December 6, 2004

Athos I clean up continues

Two reactors at the Salem, N.J. nuclear power plant have temporarily been shutdown and placed in a safe position, in response to the Athos I spill in the Delaware River.

"We appreciate the support we have been getting from the Coast Guard and incident response team," said Chris Bakken, Nuclear President and CNO of reactor operator PSE&G. "We will continue to work with them to monitor the conditions of the river. We will keep our units offline as long as is necessary, and remain confident we can keep the plants in a safe, cooled condition regardless of any impact from the oil."

In an update issued yesterday, the Coast Guard noted that, ten days since the Athos I spilled an undetermined amount of oil in the Delaware River, the unified command continues to lead the environmental cleanup with over 1,200 federal, state, local officials and contractors.

The Environmental Protection Agency is continuning to sample the water to insure that it is safe for drinking.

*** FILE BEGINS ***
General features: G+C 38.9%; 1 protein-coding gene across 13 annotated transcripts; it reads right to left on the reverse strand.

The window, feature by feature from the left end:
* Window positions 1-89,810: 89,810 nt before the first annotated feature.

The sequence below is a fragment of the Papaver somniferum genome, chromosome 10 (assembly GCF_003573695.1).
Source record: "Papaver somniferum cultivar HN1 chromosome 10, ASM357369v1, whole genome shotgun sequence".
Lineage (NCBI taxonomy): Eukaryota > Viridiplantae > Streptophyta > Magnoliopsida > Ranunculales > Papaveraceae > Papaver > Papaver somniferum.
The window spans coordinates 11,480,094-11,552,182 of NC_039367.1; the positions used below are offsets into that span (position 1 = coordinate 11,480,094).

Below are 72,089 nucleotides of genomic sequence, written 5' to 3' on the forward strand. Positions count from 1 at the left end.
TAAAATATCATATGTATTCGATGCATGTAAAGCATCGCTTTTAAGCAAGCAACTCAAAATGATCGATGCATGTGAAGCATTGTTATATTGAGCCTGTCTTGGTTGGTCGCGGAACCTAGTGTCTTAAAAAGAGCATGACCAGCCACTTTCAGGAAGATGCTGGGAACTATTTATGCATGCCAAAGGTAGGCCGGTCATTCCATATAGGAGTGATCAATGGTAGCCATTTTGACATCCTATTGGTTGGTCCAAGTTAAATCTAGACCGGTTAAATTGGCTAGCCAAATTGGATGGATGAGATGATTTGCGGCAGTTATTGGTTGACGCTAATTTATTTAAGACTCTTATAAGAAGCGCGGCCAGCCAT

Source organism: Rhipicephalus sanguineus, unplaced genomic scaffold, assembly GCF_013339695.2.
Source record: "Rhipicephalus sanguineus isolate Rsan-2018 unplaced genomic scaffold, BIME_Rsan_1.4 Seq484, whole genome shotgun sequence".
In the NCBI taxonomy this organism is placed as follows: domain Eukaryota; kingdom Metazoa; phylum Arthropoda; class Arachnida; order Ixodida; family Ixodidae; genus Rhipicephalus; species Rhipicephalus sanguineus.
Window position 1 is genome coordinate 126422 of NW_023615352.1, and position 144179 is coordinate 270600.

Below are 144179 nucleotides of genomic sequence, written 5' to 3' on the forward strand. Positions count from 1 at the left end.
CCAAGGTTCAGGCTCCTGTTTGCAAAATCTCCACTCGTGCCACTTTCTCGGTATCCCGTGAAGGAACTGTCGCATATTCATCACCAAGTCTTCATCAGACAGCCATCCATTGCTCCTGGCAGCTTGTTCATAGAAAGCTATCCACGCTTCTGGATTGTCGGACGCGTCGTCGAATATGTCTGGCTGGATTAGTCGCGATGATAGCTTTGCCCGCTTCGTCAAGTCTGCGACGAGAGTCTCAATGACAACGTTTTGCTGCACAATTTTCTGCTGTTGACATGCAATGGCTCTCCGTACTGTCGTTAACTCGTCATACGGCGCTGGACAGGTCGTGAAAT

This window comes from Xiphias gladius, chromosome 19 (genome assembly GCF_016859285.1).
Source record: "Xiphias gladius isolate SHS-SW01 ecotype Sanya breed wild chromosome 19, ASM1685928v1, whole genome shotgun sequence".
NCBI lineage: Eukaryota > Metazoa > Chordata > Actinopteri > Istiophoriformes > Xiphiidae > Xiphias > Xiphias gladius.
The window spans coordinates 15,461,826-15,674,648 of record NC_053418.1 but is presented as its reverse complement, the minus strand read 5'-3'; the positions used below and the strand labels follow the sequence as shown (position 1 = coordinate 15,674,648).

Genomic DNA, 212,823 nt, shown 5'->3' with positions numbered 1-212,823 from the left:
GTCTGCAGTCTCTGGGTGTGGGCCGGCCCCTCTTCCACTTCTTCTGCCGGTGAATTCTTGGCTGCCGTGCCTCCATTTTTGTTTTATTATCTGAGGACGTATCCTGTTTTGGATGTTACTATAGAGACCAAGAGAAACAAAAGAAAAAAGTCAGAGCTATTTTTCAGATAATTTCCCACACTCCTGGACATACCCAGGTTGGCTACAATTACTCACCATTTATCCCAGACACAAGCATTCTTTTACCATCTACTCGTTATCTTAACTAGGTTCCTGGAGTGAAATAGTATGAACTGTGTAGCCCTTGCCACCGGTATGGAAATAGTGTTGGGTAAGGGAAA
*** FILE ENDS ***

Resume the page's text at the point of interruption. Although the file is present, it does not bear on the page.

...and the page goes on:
"Water quality sampling on the Delaware River is ongoing and continuous with the municipalities conducting their own sampling and analysis, there are no reports of problems with contamination in the water column. If there are any reports of elevated levels, we will be notified immediately," said Mr. Ed Levine, NOAA Scientific Support Coordinator.

Commercial vessels are allowed into the port of Philadelphia, but must undergo a decontamination process prior to leaving the affected area. Five vessels have been decontaminated and released out of the port since yesterday. Inbound ships with a draft greater than 34 feet must transit on the high tide.

The cause of the incident is still under investigation.

    Latest oil spill information:

    10,918 gallons of oil/water mixture has been recovered.

    2.5 million gallons of oil have been transferred from the ATHOS I to an awaiting barge. Transfer operations are expected to be completed early next week.

    6,720 pounds of oily solids (cleanup materials and oil) have been collected. 

    Experts report 98 birds have been captured, 68 have been cleaned and 74 are dead.

    Oil has impacted approximately 81 miles of shoreline.

    More than 105,700 feet of spill-control and absorbent boom is in place.


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